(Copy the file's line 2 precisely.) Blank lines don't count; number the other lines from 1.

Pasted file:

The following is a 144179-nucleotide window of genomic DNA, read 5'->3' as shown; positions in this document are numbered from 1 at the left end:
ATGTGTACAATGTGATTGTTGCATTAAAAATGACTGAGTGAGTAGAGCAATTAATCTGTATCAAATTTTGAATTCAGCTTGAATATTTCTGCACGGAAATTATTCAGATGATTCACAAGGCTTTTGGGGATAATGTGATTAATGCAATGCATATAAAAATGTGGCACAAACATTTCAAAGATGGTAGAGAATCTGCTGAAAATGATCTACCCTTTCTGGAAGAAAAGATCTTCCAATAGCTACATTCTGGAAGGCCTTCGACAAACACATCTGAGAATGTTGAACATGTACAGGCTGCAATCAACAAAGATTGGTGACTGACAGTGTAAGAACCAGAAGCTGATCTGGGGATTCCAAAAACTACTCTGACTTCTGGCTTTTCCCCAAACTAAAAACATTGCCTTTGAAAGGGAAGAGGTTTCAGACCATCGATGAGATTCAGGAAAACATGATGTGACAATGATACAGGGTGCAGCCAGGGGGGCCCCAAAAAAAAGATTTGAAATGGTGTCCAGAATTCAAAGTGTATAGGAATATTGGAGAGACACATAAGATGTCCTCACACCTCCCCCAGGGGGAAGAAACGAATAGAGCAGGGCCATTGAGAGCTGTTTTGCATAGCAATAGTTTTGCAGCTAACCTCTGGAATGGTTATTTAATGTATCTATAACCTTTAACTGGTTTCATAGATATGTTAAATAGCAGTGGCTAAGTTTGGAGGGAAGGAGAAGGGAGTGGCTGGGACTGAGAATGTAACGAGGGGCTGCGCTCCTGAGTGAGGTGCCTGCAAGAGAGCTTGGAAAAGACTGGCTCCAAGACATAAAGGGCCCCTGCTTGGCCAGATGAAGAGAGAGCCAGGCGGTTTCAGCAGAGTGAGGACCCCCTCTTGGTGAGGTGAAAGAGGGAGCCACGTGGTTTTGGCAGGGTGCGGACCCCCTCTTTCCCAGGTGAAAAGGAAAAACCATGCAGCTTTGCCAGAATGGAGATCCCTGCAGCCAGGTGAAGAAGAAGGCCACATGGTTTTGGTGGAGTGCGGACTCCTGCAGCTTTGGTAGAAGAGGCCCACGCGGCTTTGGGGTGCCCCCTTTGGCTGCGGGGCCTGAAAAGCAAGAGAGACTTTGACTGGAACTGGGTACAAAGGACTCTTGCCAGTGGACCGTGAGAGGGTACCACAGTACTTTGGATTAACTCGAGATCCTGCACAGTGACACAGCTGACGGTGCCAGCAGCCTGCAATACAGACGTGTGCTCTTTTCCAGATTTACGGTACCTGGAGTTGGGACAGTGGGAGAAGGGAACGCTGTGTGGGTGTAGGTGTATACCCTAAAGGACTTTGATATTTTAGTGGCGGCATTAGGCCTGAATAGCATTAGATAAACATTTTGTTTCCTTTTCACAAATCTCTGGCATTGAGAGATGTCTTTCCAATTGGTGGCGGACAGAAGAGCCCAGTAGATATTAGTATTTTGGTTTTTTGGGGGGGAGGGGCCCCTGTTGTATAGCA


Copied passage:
ATGTGTACAATGTGATTGTTGCATTAAAAATGACTGAGTGAGTAGAGCAATTAATCTGTATCAAATTTTGAATTCAGCTTGAATATTTCTGCACGGAAATTATTCAGATGATTCACAAGGCTTTTGGGGATAATGTGATTAATGCAATGCATATAAAAATGTGGCACAAACATTTCAAAGATGGTAGAGAATCTGCTGAAAATGATCTACCCTTTCTGGAAGAAAAGATCTTCCAATAGCTACATTCTGGAAGGCCTTCGACAAACACATCTGAGAATGTTGAACATGTACAGGCTGCAATCAACAAAGATTGGTGACTGACAGTGTAAGAACCAGAAGCTGATCTGGGGATTCCAAAAACTACTCTGACTTCTGGCTTTTCCCCAAACTAAAAACATTGCCTTTGAAAGGGAAGAGGTTTCAGACCATCGATGAGATTCAGGAAAACATGATGTGACAATGATACAGGGTGCAGCCAGGGGGGCCCCAAAAAAAAGATTTGAAATGGTGTCCAGAATTCAAAGTGTATAGGAATATTGGAGAGACACATAAGATGTCCTCACACCTCCCCCAGGGGGAAGAAACGAATAGAGCAGGGCCATTGAGAGCTGTTTTGCATAGCAATAGTTTTGCAGCTAACCTCTGGAATGGTTATTTAATGTATCTATAACCTTTAACTGGTTTCATAGATATGTTAAATAGCAGTGGCTAAGTTTGGAGGGAAGGAGAAGGGAGTGGCTGGGACTGAGAATGTAACGAGGGGCTGCGCTCCTGAGTGAGGTGCCTGCAAGAGAGCTTGGAAAAGACTGGCTCCAAGACATAAAGGGCCCCTGCTTGGCCAGATGAAGAGAGAGCCAGGCGGTTTCAGCAGAGTGAGGACCCCCTCTTGGTGAGGTGAAAGAGGGAGCCACGTGGTTTTGGCAGGGTGCGGACCCCCTCTTTCCCAGGTGAAAAGGAAAAACCATGCAGCTTTGCCAGAATGGAGATCCCTGCAGCCAGGTGAAGAAGAAGGCCACATGGTTTTGGTGGAGTGCGGACTCCTGCAGCTTTGGTAGAAGAGGCCCACGCGGCTTTGGGGTGCCCCCTTTGGCTGCGGGGCCTGAAAAGCAAGAGAGACTTTGACTGGAACTGGGTACAAAGGACTCTTGCCAGTGGACCGTGAGAGGGTACCACAGTACTTTGGATTAACTCGAGATCCTGCACAGTGACACAGCTGACGGTGCCAGCAGCCTGCAATACAGACGTGTGCTCTTTTCCAGATTTACGGTACCTGGAGTTGGGACAGTGGGAGAAGGGAACGCTGTGTGGGTGTAGGTGTATACCCTAAAGGACTTTGATATTTTAGTGGCGGCATTAGGCCTGAATAGCATTAGATAAACATTTTGTTTCCTTTTCACAAATCTCTGGCATTGAGAGATGTCTTTCCAATTGGTGGCGGACAGAAGAGCCCAGTAGATATTAGTATTTTGGTTTTTTGGGGGGGAGGGGCCCCTGTTGTATAGCA